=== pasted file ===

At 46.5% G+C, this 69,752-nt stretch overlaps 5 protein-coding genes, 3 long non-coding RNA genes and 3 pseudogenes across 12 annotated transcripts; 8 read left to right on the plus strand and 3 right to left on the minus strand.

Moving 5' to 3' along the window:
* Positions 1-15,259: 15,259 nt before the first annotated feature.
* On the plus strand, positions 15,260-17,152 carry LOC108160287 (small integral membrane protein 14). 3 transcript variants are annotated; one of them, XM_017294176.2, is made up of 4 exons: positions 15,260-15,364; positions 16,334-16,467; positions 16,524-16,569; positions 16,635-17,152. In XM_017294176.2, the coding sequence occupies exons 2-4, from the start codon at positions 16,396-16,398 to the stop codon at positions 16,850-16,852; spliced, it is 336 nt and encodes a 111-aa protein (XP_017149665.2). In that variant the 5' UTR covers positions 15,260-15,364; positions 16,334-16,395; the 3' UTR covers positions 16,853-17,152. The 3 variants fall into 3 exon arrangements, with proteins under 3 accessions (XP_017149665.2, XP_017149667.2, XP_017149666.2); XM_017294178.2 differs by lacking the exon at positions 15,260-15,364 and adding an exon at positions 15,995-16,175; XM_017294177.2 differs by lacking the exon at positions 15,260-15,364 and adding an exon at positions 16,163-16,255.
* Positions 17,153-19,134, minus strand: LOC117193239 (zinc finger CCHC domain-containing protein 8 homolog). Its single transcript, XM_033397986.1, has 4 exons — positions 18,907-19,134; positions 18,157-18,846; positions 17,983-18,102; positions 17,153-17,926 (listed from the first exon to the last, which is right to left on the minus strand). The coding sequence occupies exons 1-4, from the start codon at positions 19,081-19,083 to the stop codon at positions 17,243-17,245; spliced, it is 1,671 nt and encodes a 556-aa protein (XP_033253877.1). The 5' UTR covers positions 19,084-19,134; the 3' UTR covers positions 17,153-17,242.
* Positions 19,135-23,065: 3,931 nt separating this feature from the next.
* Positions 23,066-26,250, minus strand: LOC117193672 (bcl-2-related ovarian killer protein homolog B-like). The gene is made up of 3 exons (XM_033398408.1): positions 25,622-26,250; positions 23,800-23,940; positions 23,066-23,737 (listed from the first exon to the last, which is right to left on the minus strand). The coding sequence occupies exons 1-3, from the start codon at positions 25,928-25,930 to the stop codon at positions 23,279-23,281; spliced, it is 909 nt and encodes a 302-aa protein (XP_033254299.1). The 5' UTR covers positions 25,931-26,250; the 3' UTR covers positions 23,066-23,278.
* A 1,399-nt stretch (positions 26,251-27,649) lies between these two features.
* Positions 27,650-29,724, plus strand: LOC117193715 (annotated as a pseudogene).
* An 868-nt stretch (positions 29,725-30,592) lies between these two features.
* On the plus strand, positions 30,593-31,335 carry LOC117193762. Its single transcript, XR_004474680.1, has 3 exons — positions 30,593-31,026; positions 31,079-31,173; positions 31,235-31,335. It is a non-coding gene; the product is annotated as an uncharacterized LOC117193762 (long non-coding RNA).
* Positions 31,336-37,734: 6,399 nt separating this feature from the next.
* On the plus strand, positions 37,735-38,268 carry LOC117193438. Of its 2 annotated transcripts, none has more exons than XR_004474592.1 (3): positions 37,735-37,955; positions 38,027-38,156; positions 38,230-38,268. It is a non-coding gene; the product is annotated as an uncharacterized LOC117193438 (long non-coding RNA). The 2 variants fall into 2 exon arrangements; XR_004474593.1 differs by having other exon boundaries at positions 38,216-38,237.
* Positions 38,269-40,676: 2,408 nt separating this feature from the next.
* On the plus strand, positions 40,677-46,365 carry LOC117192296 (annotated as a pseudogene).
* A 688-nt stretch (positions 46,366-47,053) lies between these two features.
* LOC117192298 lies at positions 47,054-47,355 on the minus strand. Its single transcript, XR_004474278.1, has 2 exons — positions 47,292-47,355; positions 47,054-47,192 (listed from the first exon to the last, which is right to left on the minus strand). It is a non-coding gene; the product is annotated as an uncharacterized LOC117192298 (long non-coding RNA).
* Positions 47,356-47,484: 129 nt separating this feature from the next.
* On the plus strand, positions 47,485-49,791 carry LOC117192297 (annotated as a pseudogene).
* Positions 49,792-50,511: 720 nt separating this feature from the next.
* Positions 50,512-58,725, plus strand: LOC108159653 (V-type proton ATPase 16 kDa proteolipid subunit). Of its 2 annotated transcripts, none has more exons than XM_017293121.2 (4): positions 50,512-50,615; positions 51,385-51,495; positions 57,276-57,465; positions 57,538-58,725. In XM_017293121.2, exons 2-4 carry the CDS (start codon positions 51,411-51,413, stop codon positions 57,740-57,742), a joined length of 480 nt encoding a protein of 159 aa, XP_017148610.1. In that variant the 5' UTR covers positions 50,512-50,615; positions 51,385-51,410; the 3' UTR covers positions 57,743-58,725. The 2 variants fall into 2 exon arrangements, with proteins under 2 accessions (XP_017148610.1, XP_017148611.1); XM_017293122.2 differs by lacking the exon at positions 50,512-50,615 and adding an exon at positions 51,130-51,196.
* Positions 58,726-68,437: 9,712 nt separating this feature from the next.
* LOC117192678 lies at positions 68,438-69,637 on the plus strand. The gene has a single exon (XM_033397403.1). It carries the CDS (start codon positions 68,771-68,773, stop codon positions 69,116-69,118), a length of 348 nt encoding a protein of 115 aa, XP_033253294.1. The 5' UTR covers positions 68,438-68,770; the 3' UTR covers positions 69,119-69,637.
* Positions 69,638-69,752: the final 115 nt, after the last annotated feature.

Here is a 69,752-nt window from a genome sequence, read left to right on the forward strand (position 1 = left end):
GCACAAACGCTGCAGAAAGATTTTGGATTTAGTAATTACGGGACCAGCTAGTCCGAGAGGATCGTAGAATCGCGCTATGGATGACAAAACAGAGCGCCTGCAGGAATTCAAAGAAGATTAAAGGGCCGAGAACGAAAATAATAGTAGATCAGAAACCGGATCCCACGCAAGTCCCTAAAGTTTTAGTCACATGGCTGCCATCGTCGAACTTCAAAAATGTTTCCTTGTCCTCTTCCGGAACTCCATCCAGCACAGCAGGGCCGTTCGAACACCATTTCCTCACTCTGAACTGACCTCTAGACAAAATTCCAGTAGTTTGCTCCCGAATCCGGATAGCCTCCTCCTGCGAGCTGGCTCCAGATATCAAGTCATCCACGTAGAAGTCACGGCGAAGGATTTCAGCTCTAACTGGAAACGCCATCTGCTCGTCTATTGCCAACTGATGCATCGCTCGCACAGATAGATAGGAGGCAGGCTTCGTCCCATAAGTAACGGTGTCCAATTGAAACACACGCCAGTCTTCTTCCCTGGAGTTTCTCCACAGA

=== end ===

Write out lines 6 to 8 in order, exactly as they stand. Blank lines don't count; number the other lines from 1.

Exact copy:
* Positions 19,135-23,065: 3,931 nt separating this feature from the next.
* Positions 23,066-26,250, minus strand: LOC117193672 (bcl-2-related ovarian killer protein homolog B-like). The gene is made up of 3 exons (XM_033398408.1): positions 25,622-26,250; positions 23,800-23,940; positions 23,066-23,737 (listed from the first exon to the last, which is right to left on the minus strand). The coding sequence occupies exons 1-3, from the start codon at positions 25,928-25,930 to the stop codon at positions 23,279-23,281; spliced, it is 909 nt and encodes a 302-aa protein (XP_033254299.1). The 5' UTR covers positions 25,931-26,250; the 3' UTR covers positions 23,066-23,278.
* A 1,399-nt stretch (positions 26,251-27,649) lies between these two features.